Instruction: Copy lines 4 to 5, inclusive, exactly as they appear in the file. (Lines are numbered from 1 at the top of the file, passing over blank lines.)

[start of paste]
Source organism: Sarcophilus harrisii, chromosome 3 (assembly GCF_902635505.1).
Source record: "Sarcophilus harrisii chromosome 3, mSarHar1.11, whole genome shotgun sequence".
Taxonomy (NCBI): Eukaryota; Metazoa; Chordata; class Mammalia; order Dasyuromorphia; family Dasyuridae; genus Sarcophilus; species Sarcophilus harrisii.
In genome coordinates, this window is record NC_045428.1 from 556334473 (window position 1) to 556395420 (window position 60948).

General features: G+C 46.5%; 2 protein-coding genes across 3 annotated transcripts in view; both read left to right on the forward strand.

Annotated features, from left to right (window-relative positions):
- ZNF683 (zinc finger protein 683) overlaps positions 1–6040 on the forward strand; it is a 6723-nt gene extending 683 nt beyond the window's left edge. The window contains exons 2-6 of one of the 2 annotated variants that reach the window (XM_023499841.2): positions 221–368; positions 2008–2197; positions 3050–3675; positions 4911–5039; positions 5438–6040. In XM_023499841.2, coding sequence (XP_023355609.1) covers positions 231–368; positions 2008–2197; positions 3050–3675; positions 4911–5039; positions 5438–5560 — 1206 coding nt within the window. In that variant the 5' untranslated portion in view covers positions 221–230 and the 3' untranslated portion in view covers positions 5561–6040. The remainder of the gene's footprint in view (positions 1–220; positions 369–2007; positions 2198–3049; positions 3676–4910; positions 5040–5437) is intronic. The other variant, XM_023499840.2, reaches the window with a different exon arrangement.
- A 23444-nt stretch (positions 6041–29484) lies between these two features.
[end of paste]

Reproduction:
In genome coordinates, this window is record NC_045428.1 from 556334473 (window position 1) to 556395420 (window position 60948).

General features: G+C 46.5%; 2 protein-coding genes across 3 annotated transcripts in view; both read left to right on the forward strand.